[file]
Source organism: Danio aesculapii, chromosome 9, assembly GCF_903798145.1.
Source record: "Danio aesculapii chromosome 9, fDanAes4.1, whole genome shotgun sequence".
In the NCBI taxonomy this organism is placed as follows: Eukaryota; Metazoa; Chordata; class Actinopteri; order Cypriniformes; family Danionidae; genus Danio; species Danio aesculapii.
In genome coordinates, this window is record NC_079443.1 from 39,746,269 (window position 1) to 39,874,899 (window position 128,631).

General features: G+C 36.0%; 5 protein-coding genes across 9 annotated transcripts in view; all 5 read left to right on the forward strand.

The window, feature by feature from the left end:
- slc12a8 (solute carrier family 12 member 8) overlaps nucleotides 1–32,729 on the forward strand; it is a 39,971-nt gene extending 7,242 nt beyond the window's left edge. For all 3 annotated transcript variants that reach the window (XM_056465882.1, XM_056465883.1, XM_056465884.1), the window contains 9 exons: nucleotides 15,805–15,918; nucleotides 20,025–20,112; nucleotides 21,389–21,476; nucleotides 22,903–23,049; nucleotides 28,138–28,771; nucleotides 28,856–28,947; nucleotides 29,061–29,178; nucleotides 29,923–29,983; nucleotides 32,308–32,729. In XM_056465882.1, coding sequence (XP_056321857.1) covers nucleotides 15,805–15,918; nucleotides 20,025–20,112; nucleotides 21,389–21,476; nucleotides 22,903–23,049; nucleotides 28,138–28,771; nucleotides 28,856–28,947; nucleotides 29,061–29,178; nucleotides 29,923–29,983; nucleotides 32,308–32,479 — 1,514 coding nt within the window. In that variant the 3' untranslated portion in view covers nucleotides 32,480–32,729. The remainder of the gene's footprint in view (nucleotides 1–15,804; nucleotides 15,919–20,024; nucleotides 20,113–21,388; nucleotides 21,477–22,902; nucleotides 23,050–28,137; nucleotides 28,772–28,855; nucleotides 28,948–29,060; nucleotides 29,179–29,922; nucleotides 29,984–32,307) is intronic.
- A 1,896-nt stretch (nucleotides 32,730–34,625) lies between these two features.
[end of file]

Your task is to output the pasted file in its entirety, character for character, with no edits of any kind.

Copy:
Source organism: Danio aesculapii, chromosome 9, assembly GCF_903798145.1.
Source record: "Danio aesculapii chromosome 9, fDanAes4.1, whole genome shotgun sequence".
In the NCBI taxonomy this organism is placed as follows: Eukaryota; Metazoa; Chordata; class Actinopteri; order Cypriniformes; family Danionidae; genus Danio; species Danio aesculapii.
In genome coordinates, this window is record NC_079443.1 from 39,746,269 (window position 1) to 39,874,899 (window position 128,631).

General features: G+C 36.0%; 5 protein-coding genes across 9 annotated transcripts in view; all 5 read left to right on the forward strand.

The window, feature by feature from the left end:
- slc12a8 (solute carrier family 12 member 8) overlaps nucleotides 1–32,729 on the forward strand; it is a 39,971-nt gene extending 7,242 nt beyond the window's left edge. For all 3 annotated transcript variants that reach the window (XM_056465882.1, XM_056465883.1, XM_056465884.1), the window contains 9 exons: nucleotides 15,805–15,918; nucleotides 20,025–20,112; nucleotides 21,389–21,476; nucleotides 22,903–23,049; nucleotides 28,138–28,771; nucleotides 28,856–28,947; nucleotides 29,061–29,178; nucleotides 29,923–29,983; nucleotides 32,308–32,729. In XM_056465882.1, coding sequence (XP_056321857.1) covers nucleotides 15,805–15,918; nucleotides 20,025–20,112; nucleotides 21,389–21,476; nucleotides 22,903–23,049; nucleotides 28,138–28,771; nucleotides 28,856–28,947; nucleotides 29,061–29,178; nucleotides 29,923–29,983; nucleotides 32,308–32,479 — 1,514 coding nt within the window. In that variant the 3' untranslated portion in view covers nucleotides 32,480–32,729. The remainder of the gene's footprint in view (nucleotides 1–15,804; nucleotides 15,919–20,024; nucleotides 20,113–21,388; nucleotides 21,477–22,902; nucleotides 23,050–28,137; nucleotides 28,772–28,855; nucleotides 28,948–29,060; nucleotides 29,179–29,922; nucleotides 29,984–32,307) is intronic.
- A 1,896-nt stretch (nucleotides 32,730–34,625) lies between these two features.